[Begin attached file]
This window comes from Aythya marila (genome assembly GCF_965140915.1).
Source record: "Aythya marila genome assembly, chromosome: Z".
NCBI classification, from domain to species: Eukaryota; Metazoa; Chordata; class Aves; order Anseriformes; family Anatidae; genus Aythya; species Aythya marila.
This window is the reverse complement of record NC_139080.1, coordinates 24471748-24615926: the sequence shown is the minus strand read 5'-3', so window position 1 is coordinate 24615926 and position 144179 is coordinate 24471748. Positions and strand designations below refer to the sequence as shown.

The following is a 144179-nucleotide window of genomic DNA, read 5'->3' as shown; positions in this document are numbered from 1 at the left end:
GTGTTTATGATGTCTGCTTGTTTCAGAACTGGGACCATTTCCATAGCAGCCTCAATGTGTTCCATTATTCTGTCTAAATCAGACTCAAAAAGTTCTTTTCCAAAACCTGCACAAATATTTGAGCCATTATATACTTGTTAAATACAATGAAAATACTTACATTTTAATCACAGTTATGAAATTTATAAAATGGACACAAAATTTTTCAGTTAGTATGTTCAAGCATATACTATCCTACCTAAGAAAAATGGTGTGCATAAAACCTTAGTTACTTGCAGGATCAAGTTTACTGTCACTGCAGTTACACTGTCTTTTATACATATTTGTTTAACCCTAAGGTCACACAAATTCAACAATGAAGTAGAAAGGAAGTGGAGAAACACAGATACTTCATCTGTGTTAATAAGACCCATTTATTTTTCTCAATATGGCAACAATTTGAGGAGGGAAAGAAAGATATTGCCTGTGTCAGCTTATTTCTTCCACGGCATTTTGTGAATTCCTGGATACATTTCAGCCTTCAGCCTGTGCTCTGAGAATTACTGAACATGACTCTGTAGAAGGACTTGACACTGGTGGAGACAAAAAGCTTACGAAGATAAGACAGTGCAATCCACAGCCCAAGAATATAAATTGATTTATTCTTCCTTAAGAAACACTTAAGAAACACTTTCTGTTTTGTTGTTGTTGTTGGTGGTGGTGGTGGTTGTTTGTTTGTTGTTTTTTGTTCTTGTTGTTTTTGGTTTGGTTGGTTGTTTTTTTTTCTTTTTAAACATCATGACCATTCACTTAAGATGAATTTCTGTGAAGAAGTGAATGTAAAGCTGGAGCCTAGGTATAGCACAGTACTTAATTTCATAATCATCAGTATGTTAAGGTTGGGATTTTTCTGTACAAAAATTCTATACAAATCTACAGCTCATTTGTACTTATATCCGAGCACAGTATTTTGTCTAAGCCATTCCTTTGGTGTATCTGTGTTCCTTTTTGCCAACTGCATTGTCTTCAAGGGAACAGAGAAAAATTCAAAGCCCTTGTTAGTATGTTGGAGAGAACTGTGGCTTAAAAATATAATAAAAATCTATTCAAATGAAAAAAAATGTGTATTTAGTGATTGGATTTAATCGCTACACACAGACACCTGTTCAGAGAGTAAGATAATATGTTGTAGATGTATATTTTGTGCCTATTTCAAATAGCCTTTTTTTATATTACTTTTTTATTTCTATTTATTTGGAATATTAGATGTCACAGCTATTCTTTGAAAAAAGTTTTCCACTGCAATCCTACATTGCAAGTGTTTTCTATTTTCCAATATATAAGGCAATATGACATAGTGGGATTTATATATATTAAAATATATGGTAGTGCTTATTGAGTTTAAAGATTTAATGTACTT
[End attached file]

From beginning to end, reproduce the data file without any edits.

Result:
This window comes from Aythya marila (genome assembly GCF_965140915.1).
Source record: "Aythya marila genome assembly, chromosome: Z".
NCBI classification, from domain to species: Eukaryota; Metazoa; Chordata; class Aves; order Anseriformes; family Anatidae; genus Aythya; species Aythya marila.
This window is the reverse complement of record NC_139080.1, coordinates 24471748-24615926: the sequence shown is the minus strand read 5'-3', so window position 1 is coordinate 24615926 and position 144179 is coordinate 24471748. Positions and strand designations below refer to the sequence as shown.

The following is a 144179-nucleotide window of genomic DNA, read 5'->3' as shown; positions in this document are numbered from 1 at the left end:
GTGTTTATGATGTCTGCTTGTTTCAGAACTGGGACCATTTCCATAGCAGCCTCAATGTGTTCCATTATTCTGTCTAAATCAGACTCAAAAAGTTCTTTTCCAAAACCTGCACAAATATTTGAGCCATTATATACTTGTTAAATACAATGAAAATACTTACATTTTAATCACAGTTATGAAATTTATAAAATGGACACAAAATTTTTCAGTTAGTATGTTCAAGCATATACTATCCTACCTAAGAAAAATGGTGTGCATAAAACCTTAGTTACTTGCAGGATCAAGTTTACTGTCACTGCAGTTACACTGTCTTTTATACATATTTGTTTAACCCTAAGGTCACACAAATTCAACAATGAAGTAGAAAGGAAGTGGAGAAACACAGATACTTCATCTGTGTTAATAAGACCCATTTATTTTTCTCAATATGGCAACAATTTGAGGAGGGAAAGAAAGATATTGCCTGTGTCAGCTTATTTCTTCCACGGCATTTTGTGAATTCCTGGATACATTTCAGCCTTCAGCCTGTGCTCTGAGAATTACTGAACATGACTCTGTAGAAGGACTTGACACTGGTGGAGACAAAAAGCTTACGAAGATAAGACAGTGCAATCCACAGCCCAAGAATATAAATTGATTTATTCTTCCTTAAGAAACACTTAAGAAACACTTTCTGTTTTGTTGTTGTTGTTGGTGGTGGTGGTGGTTGTTTGTTTGTTGTTTTTTGTTCTTGTTGTTTTTGGTTTGGTTGGTTGTTTTTTTTTCTTTTTAAACATCATGACCATTCACTTAAGATGAATTTCTGTGAAGAAGTGAATGTAAAGCTGGAGCCTAGGTATAGCACAGTACTTAATTTCATAATCATCAGTATGTTAAGGTTGGGATTTTTCTGTACAAAAATTCTATACAAATCTACAGCTCATTTGTACTTATATCCGAGCACAGTATTTTGTCTAAGCCATTCCTTTGGTGTATCTGTGTTCCTTTTTGCCAACTGCATTGTCTTCAAGGGAACAGAGAAAAATTCAAAGCCCTTGTTAGTATGTTGGAGAGAACTGTGGCTTAAAAATATAATAAAAATCTATTCAAATGAAAAAAAATGTGTATTTAGTGATTGGATTTAATCGCTACACACAGACACCTGTTCAGAGAGTAAGATAATATGTTGTAGATGTATATTTTGTGCCTATTTCAAATAGCCTTTTTTTATATTACTTTTTTATTTCTATTTATTTGGAATATTAGATGTCACAGCTATTCTTTGAAAAAAGTTTTCCACTGCAATCCTACATTGCAAGTGTTTTCTATTTTCCAATATATAAGGCAATATGACATAGTGGGATTTATATATATTAAAATATATGGTAGTGCTTATTGAGTTTAAAGATTTAATGTACTT